Adkins v. Virginia Redistricting Commission (Amicus)

Location: Virginia
Status: Closed (Judgment)
Last Update: September 22, 2021

In 2021, A Virginia state legislator and individual voters filed a mandamus petition in the Supreme Court of Virginia challenging the statutory criteria for redistricting passed in House Bill 1255 a year after the Virginia voters approved a constitutional amendment establishing an independent redistricting commission. Among other requirements, H.B. 1255 ended “prison gerrymandering,” or the practice of counting incarcerated people in the districts where they are incarcerated for the purposes of redistricting and reapportionment. The practice artificially inflates the political power of disproportionately rural districts that have opted to build prisons at the expense of the disproportionately urban and suburban, and far more diverse, districts from which incarcerated people hail.

Petitioners argued that the redistricting commission cannot use any of the statutory criteria in H.B. 1255 when they redraw districts because the Constitutional Amendment passed by referendum in 2020 laid out the exclusive criteria for redistricting.

The ACLU and ACLU of Virginia filed an amicus brief on behalf of the ACLU of Virginia itself, the League of Women Voters of Virginia, and the National Black Nonpartisan Redistricting Organization filed an amicus brief in support of the Redistricting Commission. Amici defended the statutory criteria, and particularly the ban on prison gerrymandering, by explaining that the 2020 Amendment required that the Commission look outside of the Constitution for additional redistricting criteria, including to “federal and state statutes that address racial and ethnic fairness,” which H.B. 1255 promoted. They further argued that even if the Court did not agree that H.B. 1255 promoted these criteria, it did not implicate the 2020 Amendment because it affects the population base for districting rather than the process of drawing lines. And the only two other Statutory Factors that Petitioners claimed conflict with the 2020 Amendment merely incorporate standards recognized under Section 2 of the Voting Rights Act of 1965—a statute explicitly incorporated into the 2020 Amendment as a districting factor. The brief also highlighted the anti-democratic and racially disproportionate effects of prison gerrymandering.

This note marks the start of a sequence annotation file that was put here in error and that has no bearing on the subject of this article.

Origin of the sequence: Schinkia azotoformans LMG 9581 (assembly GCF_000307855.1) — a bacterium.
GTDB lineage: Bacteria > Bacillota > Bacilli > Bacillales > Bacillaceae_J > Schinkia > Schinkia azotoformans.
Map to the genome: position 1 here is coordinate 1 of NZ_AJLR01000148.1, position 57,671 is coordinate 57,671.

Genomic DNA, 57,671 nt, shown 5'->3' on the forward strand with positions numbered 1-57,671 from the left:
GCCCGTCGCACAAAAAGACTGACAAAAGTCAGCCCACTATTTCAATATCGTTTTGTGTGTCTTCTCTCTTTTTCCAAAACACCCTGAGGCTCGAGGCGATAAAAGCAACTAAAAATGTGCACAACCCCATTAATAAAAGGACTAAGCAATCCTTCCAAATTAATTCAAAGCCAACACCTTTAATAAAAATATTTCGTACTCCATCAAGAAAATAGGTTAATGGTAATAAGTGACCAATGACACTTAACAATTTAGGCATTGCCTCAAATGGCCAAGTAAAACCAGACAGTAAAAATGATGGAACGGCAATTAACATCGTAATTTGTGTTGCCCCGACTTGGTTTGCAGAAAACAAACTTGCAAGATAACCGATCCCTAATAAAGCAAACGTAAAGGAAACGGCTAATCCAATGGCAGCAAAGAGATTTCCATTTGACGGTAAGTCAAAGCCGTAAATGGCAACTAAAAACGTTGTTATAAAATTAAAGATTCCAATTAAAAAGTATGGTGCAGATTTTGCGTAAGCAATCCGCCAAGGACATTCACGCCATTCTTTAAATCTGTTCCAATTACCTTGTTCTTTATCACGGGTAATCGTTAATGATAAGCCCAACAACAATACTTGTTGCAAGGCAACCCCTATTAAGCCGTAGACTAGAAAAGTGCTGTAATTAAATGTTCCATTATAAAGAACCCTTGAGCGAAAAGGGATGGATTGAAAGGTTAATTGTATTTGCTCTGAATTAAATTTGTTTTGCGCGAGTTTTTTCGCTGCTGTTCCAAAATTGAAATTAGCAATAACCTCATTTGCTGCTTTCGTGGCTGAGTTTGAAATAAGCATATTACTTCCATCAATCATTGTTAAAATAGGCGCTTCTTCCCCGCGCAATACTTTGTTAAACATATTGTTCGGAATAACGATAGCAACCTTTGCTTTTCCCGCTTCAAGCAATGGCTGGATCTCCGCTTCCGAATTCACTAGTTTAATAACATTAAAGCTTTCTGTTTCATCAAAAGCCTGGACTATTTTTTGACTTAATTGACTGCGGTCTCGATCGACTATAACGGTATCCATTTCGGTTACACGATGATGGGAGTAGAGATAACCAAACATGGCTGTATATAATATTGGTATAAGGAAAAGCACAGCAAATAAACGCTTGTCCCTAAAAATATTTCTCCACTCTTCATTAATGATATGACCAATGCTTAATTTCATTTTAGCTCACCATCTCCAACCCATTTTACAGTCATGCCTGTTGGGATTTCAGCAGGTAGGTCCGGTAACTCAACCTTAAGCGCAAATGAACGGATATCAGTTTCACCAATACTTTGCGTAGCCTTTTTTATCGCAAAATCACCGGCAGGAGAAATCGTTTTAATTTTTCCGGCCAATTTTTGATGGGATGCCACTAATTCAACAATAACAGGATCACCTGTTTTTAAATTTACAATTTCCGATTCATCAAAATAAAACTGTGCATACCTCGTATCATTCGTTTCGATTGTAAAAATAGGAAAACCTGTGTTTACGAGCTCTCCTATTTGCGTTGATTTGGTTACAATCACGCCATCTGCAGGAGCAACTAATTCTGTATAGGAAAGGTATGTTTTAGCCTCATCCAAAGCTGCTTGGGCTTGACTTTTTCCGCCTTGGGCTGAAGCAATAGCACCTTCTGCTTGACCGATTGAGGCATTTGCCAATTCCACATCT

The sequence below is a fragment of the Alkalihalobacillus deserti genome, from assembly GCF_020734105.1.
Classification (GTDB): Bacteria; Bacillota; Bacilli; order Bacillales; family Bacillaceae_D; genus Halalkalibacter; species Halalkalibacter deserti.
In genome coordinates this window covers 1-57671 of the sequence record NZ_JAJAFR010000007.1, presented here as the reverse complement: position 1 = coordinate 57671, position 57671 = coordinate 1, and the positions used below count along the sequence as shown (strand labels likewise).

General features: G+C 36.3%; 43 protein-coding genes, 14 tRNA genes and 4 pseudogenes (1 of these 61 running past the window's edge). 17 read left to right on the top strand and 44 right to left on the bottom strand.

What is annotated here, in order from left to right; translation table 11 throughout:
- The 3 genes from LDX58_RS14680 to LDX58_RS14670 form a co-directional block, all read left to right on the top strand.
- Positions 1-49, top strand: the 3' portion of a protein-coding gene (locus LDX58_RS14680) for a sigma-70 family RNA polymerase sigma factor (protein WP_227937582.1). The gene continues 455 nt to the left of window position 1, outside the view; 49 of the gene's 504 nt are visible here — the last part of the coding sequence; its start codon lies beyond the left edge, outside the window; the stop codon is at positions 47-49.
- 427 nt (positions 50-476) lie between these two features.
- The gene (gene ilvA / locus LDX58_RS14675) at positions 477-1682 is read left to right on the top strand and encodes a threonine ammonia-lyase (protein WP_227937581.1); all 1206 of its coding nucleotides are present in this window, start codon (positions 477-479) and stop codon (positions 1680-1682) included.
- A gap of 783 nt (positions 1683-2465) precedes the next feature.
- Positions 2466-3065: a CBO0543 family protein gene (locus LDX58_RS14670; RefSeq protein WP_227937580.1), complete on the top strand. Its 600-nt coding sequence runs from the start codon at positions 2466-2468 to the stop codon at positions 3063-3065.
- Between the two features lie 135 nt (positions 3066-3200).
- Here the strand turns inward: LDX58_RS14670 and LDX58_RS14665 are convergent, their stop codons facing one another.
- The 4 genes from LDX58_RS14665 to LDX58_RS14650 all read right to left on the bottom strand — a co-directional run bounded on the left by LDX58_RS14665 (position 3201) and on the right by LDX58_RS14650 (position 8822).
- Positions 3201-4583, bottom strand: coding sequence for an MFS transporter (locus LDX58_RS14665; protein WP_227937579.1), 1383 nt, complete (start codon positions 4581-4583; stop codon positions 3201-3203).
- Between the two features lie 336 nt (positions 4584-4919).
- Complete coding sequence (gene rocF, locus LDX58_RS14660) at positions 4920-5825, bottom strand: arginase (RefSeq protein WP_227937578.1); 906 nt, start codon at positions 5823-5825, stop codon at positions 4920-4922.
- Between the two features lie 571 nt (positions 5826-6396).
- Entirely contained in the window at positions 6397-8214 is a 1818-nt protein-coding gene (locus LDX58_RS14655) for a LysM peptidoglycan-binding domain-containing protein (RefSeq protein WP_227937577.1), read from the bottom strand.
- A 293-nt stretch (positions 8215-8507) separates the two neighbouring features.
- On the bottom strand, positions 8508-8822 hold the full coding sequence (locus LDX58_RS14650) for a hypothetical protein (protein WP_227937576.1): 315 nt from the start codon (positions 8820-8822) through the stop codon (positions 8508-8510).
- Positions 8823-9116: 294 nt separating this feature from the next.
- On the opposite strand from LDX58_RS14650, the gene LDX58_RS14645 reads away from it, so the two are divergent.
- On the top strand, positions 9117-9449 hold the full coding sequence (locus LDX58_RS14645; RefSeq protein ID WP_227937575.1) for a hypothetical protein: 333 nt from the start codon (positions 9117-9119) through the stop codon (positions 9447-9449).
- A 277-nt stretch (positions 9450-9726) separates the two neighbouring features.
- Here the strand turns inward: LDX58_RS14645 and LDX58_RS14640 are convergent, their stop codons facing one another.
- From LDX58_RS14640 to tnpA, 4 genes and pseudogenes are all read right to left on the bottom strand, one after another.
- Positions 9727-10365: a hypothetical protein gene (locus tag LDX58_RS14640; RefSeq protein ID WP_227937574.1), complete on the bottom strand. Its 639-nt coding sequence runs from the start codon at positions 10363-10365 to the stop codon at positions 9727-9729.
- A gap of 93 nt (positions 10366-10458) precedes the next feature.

In 2021, the Supreme Court of Virginia dismissed the case, holding it did not meet the standards for granting a writ of mandamus.

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